Tributes to dedicated Penwortham Councillor and former Mayor who has died after cancer fight

A  '˜community champion' councillor, union president and school governor  has died aged 65.

By The Newsroom
Wednesday, 12th September 2018, 1:21 pm
Updated Wednesday, 12th September 2018, 2:27 pm
The late Councillor David Wooldridge
The late Councillor David Wooldridge

Councillor David Wooldridge died on Wednesday, September 5 at St Catherine’s Hospice, after a four-year fight with prostate cancer.

Coun Wooldridge, who is survived by wife Carol, daughter Rachel and two grandchildren, was first elected as Labour borough councillor for Middleforth in 1991, and also represented the same community on Penwortham Town Council, becoming Mayor in 1995.

Causes he championed included the fight to save Kingsfold Library, road safety and neighbourhood services.

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The late Councillor David Wooldridge

South Ribble Labour group leader, Councillor Paul Foster said: “David was a wonderful, warm, compassionate man, devoted to his family.

“He was a rock within our group, highly respected by all members and officers of the council. Right up until the end, he was influencing us all despite being ill, and you would never have known the seriousness of his condition.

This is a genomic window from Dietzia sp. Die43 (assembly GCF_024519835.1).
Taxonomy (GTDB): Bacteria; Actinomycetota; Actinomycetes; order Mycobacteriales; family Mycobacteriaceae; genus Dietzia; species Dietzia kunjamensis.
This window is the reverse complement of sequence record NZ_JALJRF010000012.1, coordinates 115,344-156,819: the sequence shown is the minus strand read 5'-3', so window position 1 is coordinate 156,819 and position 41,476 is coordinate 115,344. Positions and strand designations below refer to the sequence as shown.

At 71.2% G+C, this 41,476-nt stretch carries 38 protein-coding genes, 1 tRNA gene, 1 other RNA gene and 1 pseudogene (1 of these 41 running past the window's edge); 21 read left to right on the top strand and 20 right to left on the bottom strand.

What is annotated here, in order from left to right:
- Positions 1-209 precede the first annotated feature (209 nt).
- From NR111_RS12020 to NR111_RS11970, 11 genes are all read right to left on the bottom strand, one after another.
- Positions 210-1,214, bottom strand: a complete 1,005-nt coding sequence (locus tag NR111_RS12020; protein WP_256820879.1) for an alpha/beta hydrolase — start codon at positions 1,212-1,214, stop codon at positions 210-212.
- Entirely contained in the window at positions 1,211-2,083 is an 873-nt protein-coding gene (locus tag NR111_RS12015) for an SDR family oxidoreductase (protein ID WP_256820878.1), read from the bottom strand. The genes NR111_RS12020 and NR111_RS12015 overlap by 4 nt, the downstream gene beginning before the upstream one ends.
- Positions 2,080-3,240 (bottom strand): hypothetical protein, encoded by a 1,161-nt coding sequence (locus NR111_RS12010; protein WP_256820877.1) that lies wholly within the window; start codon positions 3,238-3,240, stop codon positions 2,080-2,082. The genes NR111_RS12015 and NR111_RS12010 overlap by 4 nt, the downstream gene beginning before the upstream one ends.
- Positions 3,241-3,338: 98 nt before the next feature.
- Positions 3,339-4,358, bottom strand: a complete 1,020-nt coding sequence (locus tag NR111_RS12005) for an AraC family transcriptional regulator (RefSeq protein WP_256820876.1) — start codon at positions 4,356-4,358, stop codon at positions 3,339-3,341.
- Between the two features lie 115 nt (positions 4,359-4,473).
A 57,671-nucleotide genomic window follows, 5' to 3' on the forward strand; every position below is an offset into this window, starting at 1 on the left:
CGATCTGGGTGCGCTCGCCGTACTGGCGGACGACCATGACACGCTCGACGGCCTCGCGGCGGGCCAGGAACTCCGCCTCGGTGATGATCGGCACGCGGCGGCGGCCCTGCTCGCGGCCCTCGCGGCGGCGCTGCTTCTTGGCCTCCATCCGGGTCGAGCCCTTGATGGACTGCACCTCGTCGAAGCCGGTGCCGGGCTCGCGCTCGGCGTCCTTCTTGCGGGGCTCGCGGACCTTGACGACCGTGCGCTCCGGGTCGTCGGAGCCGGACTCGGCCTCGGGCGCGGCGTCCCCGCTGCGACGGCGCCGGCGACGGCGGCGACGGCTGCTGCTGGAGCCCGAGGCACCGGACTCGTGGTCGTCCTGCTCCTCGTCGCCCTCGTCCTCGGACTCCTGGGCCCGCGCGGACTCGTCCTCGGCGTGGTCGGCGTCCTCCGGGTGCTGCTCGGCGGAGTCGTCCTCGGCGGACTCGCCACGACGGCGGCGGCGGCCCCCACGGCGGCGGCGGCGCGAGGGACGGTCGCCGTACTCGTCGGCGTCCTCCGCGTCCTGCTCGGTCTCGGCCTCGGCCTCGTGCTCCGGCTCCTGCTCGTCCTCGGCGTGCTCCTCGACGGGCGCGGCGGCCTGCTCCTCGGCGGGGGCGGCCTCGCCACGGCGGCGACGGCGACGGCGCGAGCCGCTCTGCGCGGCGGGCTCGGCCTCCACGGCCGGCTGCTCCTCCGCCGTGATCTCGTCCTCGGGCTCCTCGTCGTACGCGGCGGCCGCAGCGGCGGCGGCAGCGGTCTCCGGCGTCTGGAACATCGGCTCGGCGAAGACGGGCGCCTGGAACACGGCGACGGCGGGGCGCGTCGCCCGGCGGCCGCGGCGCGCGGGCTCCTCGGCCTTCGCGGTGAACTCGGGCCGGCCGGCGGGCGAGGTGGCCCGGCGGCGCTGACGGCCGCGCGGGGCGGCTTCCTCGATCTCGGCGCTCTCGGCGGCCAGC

“The speed at which he has been taken away is difficult to fathom, and our hearts and thoughts are with his wife Carol, daughter Rachel and wider family at this difficult time.

“David championed his local community in every way he could. He also championed equality, fairness and compassion. On a very personal note, he was a close friend and confidant, and I will miss him greatly.”

Coun Wooldridge was also chairman of the governing body at Moorhey Special School, having previously been the long-standing chairman of governors at Penwortham Girls High School.

He worked for 26 years at GEC/Alstrom before moving on to BAE Systems at Warton as an estimator, retiring in 2014. He had strong union links and was the president of Unite’s Preston branch.

After being diagnosed with prostate cancer in 2014, he spent much of his time advertising the need for men to have a PSA blood test, a simple test which can indicate the possibility of a risk of prostate cancer. The test is not automatically offered by GPs and needs to be asked for by the individual.

His funeral will take place at 1.45pm on Monday at St Mary’s Church, Penwortham.

South Ribble Council has lowered its flags as a mark of respect.